Journalist, Cherry Park

Author Bio ▼

Cherry Park is an experienced freelance journalist and reporter who specializes in features, news, and news analysis, in print and online. She has written extensively in the areas of health and safety, fire safety, employment, HR, recruitment, rewards, pay and benefits, market research, environment, and metallurgy, and she also conducts research.
May 21, 2014

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Fighting Fire (Safety Ignorance) With, er, Fire – and Other Bizarre Stories

China fire safety kids

Thank God for that blanket.

A primary school in rural China appears to believe that fire safety is best taught by exposure to fire itself.

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The school, based in Binzhou, Shandong province, had children walking beneath burning ropes, protected only by blankets covering their heads.

Forget the ‘stop, drop, and roll’ fire awareness exercises taught in most schools elsewhere in the world.

In this school pupils face the flames one by one as their blankets blacken and burn, their heads protected from the heat by black helmets.

Dressed in military-style fatigues their safety instructors guide the pupils through as they fight fire ignorance with fire.

Shown in the Daily Mail, the pictures have to be seen to be believed.

Solar-Panel Fires a Unique Challenge to Firefighters

It took 30 firefighters to tackle a house roof fire in Addiscombe, Surrey after 12 solar panels caught alight.

An electrical fault is being investigated as a possible cause of the fire, which affected half of the detached house’s first floor, according to the London Fire Brigade.

In March 2012, in what is thought to be the UK’s first solar-panel fire, the roof of a house in Sittingbourne, Kent was set alight by a fault in a switch linked to the panels.

According to fire crews, solar panel roof fires are difficult to tackle because sunlight stokes the flames.

In the US, Reuters reported that solar panels pose a growing threat to firefighters, who can suffer electric shocks from the panels or connecting wires, even if they are shut off. Forced to adopt different tactics firefighters often take longer to put out solar panel-related fires.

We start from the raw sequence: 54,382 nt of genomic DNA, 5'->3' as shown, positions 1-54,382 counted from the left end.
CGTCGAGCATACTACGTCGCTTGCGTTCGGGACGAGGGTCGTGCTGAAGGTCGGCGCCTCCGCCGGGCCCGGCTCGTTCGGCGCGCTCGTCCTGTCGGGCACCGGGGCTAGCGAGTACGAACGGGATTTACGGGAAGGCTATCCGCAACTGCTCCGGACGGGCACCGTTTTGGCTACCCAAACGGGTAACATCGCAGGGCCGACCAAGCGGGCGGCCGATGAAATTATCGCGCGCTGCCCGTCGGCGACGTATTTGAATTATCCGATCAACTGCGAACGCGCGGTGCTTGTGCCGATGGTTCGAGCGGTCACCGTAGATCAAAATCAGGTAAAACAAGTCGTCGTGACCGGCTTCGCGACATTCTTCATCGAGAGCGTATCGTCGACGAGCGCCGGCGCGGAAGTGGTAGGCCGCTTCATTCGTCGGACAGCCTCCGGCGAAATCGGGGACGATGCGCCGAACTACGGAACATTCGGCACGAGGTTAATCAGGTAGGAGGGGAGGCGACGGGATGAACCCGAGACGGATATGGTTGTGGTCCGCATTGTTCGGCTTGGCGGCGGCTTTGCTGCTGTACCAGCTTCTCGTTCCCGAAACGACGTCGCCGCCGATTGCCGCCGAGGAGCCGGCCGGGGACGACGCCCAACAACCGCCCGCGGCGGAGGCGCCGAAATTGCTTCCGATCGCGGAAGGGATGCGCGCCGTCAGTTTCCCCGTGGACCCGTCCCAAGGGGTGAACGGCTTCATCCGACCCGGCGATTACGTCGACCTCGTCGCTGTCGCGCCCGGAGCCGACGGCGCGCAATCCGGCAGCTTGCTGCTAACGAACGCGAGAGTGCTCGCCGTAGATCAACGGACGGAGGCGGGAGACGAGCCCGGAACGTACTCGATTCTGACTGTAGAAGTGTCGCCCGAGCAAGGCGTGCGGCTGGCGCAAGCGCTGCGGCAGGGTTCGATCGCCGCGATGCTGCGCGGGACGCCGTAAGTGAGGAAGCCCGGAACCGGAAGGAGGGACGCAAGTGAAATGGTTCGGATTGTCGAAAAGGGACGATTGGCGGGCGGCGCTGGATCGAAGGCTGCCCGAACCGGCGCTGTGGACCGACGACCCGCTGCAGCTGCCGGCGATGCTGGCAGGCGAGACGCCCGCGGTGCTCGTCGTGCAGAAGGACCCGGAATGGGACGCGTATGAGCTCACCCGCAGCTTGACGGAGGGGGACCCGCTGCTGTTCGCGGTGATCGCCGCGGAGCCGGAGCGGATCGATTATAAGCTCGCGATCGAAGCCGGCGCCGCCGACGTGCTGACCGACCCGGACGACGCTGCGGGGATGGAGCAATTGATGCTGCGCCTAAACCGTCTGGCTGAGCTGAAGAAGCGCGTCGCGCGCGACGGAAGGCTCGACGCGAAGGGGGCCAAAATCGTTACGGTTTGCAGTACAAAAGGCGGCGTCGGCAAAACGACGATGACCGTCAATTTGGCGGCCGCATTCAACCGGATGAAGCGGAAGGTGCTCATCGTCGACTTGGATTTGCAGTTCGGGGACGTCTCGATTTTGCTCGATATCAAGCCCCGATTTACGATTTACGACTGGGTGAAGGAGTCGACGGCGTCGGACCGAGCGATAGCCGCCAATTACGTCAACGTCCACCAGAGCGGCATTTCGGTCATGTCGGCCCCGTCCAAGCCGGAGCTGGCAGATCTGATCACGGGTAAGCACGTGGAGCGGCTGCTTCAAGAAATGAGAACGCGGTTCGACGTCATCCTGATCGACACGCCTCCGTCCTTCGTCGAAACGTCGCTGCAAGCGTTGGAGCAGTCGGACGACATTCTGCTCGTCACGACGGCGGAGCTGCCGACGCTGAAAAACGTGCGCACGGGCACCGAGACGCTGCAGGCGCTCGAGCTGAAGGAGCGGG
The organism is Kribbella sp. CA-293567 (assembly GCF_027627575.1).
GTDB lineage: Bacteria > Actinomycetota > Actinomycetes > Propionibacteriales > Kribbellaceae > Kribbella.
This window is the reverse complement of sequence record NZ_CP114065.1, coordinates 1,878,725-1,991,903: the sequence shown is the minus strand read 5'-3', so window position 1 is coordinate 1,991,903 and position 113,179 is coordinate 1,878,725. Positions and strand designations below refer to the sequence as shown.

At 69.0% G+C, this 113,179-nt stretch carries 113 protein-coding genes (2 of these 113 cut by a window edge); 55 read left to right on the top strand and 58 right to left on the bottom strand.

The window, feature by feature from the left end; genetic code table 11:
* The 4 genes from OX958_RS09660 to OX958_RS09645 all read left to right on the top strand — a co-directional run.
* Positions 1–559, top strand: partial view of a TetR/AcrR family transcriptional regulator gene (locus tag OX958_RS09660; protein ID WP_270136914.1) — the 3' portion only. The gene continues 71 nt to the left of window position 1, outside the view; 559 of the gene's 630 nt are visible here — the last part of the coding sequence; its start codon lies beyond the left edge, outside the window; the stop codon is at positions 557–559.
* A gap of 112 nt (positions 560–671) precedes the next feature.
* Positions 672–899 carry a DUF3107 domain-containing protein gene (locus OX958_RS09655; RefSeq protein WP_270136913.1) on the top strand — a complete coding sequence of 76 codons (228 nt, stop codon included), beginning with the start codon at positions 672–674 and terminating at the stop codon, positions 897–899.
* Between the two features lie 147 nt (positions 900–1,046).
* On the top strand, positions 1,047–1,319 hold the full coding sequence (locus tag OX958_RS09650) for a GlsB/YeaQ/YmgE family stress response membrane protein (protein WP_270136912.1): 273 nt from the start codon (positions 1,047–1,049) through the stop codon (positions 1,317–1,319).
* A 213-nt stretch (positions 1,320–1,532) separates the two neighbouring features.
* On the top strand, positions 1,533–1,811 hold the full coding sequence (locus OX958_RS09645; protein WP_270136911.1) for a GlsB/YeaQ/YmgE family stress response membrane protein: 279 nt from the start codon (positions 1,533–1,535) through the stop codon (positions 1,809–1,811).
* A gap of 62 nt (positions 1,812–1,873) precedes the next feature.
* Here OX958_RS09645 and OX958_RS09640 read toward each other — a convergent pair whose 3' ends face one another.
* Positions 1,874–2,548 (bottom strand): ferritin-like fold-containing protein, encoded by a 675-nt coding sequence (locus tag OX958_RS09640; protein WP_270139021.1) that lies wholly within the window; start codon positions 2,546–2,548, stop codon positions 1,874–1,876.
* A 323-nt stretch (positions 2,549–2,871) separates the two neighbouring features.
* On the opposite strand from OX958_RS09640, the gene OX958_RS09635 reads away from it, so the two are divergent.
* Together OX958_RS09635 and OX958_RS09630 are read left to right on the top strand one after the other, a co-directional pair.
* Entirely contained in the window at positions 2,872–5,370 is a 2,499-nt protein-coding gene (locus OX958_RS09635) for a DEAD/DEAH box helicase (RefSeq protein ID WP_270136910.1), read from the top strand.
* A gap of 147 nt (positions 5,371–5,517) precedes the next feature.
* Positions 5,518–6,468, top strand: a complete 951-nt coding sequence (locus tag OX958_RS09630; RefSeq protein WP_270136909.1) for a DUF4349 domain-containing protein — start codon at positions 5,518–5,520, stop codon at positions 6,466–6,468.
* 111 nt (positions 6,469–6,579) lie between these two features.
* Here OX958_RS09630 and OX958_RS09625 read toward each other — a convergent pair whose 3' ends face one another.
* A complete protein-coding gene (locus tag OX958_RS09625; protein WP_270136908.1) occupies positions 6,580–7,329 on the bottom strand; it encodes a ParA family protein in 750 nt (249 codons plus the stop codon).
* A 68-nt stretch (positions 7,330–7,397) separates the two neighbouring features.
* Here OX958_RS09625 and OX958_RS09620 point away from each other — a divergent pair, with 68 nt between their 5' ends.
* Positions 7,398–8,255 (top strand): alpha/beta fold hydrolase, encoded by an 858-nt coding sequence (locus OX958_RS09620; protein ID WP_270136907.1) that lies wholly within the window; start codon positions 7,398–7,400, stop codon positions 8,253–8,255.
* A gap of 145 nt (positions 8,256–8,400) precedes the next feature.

Above and Beyond

Firefighters are asked to do many things beyond extinguishing fires, but delivering babies is not usually one of them.

However, Ross McLaren and Richard Hall from the London Fire Brigade (LFB) had to do just that in the back of a car. A woman in late-stage labour and her husband were on their way to hospital when they got stuck in a traffic jam caused by a nearby restaurant fire attended by the LFB.

The mother, Ewelina Zimnicka, was full of praise for the fire crew and especially McLaren, who obtained his knowledge of midwifery from TV programme One Born Every Minute.

The baby boy was kept warm until the arrival of the London Ambulance Service.

McLaren, a firefighter of 15 years’ standing, said: “It has definitely been one of the highlights of my career and it’s not something I ever expected that I would do in my life.”

Tortoise Rescue

In another demonstration of firefighters’ versatility, a member of the Norfolk Fire Service’s crew freed a tortoise’s leg from cast-iron work at the base of a sundial.

Derek Sim, station manager at Thetford Fire Station, said releasing the 50-year-old tortoise from the cast-iron pattern of the garden ornament using Vaseline rubbed on his foot was one of the most “bizarre” experiences of his 20-year career.

This is not the first time the fire service has come to the aid of hapless tortoises. Last month firefighters in Manchester attended a fire caused by an overheated tortoise tank. The tortoise, which was close to death, was restored to full health after firefighers created an improvised oxygen tent in the back of their fire engine.

The number of animal rescues attended by the LFB has been falling in recent years. In 2012/13 the capital’s fire crews were called out to 282 animal rescues compared to 650 in 2011/12, when firefighters were rescuing an animal every 13 hours. Each rescue cost the Brigade at least £290.

The roll call of animals rescued by London’s firefighters in 2013 include:

  1. A snake on the roof of a mosque
  2. A hamster trapped in a hole
  3. A pigeon trapped in a TV aerial
  4. A dehydrated cat
  5. A baby seagull stuck on scaffolding
  6. A bird stuck in a trampoline
  7. An injured peacock on a roof
  8. A puppy in a precarious position
  9. A dog trapped on a window ledge above a betting shop
  10. A bird of prey stuck on a roof.

The Fire Brigade stresses that calls should be made to the RSPCA in the first instance.

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